Ive creating an email footer in Photoshop. The footer is 650px W x 300 px H. I want to set the resolution of the footer to 300dpi so that the text is readable at a smaller size, but when i do so the size of the canvas area doubles.

I will be exporting this as a .png, is there any way to get a 300dpi 650x300px footer without it becoming 1300x600px ?

  • Uncheck resampling. I agree that the question really does not make sense in general though. If you specify pixel dimensions your better of thinking how wide you want your image instead of the density. – joojaa Oct 24 '15 at 21:01

First, you don't need 300ppi for a email footer. Already at 150ppi it should be much clearer than 72ppi for example.

Second, you're mixing the units. When you speak of pixels, it includes already the ppi information in itself. What I mean is it's not the right unit when speaking of resolution. You should use imperial or metric units for size when speaking of resolution + size (eg. inches, millimeters, etc.)

For example, a 650x300 pixels at 72 ppi = 9.029" x 4.167"... and at 300ppi the size will be the same (9.029" x 4.167") but the number of pixels will be increased to 2709 x 1250 pixels because there's more information in your image. That's why you kind of need to ignore the pixels as dimension when you need resolution, unless you shrink inline your image 2-3x in your code.

Third thing is... you can save with a higher resolution but you can't "save for web" it and optimize it as much as a normal web image. You can use the "save as..." instead if you need to keep that resolution information. By default the "save for web..." will remove that resolution information and convert it to the pixel size. That's why your image is bigger. Unfortunately your PNG saved with a "save as..." will be heavier than "save for web".

Finally, don't forget that some clients might not interpret your resolution either and will show the image using the pixels information only, eg. bigger. You'll need to make tests with this or make sure you specify a size for the image.

I think for an email footer, it's safer to simply find another way to increase your text size instead and adjust your layout. Maybe have a look at the anti-aliasing of your text to put them to sharp for example. This way your footer banner will look the same for everybody. Some people have their email client set to "text-only".

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  • And of course many monitors are still only capable of displaying less than 100ppi, so regardless of what level of pixel density you cram into your image and whether the client actually respects it, the person looking at the screen is still fairly likely to see something that’s only around 72ppi. – Janus Bahs Jacquet Oct 25 '15 at 13:23
  • Phisical units in this case has no meaning. – Rafael Oct 25 '15 at 13:39
  • @Rafael It has some meaning if you need a reference point. Otherwise it's just guessing the final size. – go-junta Oct 25 '15 at 19:04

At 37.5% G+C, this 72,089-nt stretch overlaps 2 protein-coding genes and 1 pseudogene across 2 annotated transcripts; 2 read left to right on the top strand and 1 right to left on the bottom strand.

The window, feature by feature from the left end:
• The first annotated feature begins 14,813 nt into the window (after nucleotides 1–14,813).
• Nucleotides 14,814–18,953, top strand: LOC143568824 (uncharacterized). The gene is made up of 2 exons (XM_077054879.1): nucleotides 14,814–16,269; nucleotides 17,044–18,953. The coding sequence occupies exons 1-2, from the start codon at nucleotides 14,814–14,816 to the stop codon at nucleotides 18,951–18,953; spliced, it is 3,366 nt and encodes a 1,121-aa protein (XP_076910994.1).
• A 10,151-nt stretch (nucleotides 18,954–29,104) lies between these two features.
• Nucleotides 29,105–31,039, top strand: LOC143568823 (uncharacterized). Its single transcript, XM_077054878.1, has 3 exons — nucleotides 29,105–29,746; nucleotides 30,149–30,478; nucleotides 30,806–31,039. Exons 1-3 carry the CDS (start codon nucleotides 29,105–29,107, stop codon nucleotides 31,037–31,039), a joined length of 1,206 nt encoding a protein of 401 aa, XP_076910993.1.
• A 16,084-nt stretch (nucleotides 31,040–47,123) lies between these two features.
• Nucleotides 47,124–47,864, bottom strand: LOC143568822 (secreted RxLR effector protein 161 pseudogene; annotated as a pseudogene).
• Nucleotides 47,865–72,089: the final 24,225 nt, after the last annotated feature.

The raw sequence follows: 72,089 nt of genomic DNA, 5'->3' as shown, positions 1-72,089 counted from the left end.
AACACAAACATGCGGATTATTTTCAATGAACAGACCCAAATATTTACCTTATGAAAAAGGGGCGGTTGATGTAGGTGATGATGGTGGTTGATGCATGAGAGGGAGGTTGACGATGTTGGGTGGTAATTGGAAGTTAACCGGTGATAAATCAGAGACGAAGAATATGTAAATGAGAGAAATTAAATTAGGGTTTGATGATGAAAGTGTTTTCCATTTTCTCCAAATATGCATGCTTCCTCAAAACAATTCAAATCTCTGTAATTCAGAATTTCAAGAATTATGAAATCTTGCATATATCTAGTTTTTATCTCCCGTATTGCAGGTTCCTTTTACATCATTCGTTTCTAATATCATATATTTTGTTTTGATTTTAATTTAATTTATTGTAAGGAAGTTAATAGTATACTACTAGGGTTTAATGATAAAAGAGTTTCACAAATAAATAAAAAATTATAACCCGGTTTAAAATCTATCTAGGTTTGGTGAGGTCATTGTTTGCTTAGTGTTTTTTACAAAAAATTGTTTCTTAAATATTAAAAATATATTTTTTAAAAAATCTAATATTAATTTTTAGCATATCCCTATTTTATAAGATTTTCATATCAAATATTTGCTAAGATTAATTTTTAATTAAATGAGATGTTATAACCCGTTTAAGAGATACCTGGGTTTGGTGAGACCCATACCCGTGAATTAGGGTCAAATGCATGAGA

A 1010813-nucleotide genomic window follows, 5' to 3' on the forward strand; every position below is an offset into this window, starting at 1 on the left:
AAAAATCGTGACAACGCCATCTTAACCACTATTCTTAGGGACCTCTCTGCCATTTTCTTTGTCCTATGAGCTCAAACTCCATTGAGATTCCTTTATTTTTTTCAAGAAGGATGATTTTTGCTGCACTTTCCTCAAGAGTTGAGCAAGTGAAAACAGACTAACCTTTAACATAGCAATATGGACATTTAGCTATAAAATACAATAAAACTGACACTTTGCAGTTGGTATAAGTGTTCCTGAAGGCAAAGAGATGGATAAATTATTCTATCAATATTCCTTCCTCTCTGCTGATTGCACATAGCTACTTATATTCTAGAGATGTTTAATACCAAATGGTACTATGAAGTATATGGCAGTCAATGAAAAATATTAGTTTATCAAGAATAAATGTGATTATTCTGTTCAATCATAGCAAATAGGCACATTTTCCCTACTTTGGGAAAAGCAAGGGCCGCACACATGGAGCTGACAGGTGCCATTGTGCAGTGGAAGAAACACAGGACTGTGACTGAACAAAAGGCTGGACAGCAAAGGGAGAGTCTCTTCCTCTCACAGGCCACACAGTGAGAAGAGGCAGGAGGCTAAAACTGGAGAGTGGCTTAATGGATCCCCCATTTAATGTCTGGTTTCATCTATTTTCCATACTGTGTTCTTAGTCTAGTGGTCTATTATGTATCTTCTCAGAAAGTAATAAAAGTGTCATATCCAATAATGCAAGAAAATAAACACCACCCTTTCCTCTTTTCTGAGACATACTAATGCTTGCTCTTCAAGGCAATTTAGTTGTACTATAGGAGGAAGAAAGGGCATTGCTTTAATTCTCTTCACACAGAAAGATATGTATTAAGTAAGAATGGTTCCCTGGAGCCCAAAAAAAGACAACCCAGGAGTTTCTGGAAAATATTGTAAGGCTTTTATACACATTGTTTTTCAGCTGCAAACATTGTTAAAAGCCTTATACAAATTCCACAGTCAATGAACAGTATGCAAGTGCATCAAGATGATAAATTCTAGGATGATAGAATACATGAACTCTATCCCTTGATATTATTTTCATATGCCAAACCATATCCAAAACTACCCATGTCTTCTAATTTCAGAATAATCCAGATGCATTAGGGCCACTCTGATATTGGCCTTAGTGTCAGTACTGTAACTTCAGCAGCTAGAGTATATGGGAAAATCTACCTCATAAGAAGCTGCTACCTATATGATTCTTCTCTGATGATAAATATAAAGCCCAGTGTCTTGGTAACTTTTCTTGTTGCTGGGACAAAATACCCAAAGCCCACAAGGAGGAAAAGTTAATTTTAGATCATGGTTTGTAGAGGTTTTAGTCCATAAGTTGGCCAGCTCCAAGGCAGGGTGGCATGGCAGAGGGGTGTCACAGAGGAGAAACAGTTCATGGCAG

Change the resolution setting to 300.

Leave the measurement at pixels/inch. Notice that the size of the image goes from 8" × 10" to 4" × 5", as shown below. That’s because you’re only changing the distance between pixels as you modify the resolution of the file. You have fixed overall pixel dimensions of 1200 × 1500. When you set your resolution to 300 ppi, the math dictates that the image is 4" × 5" (4" × 300 ppi = 1200 pixels, and 5" × 300 ppi = 1500 pixels). When the resolution is set to 150 ppi, the image must be 8" × 10" in size (8" × 150 ppi = 1200 pixels, and 10" × 150 ppi = 1500 pixels).

Check this out:

Doing the Simple Math Heading.


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  • 1
    Hello Asim Raze Khan, could you expand your answer with quotes from the article or other instructions? Link only answers are not well recieved on Stack Exchange websites as the linked page may not exist in the future. – Hanna Oct 25 '15 at 0:02
  • Sure!!, Why not. – AsimRazaKhan Oct 25 '15 at 12:17

In general, ppi has NO meaning on footers or emailing.

The footer is 650px W x 300 px H

That is the end of the story. for email thoose are the only measures you need. You do not need ppi settings, or physical units.

If the text do not show well, the only 2 options you have are changing the size of your font or choosing another one.

A special case

I am adding an extra explanation but this is for a diferent case.

When you are doing some web images for retina displays (not email ones) you can set an aditional image with increased resolution.

Theese images are in fact 2x or 3x the original size.

You need a 1300x600px image,that with the correct html code will display at 650x300 with "increased" sharpeness compared with the same 650x300px image. But this is only for "esthetic purposes", not for important text information inside an image.

But that is not the case for an email footer with text.

(And again, you do not need ppi or physical units)

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  • I don't know if standard email footers do allow the @2x, I don't think so. You're asking questions in your answer. You're wrong with no need for "physical" units; leave the resolution then if you want to stick to pixels, and speak in term of size ratio instead (eg. resizing the image inline or with css if possible at half the size for example.) I don't understand the "not for important information on a text", do you mean html text? Caring about Retina displays is especially useful for graphic texts and logos, a bit less for pictures! – go-junta Oct 25 '15 at 19:15
  • You can not ask everyone on the planet to read your information on a retina display. You need to read it well regardless the retina option. – Rafael Oct 25 '15 at 21:10
  • I edited the answer correcting some isues. The question was a quote that i was going to use. Dumb me, sorry. – Rafael Oct 25 '15 at 21:25

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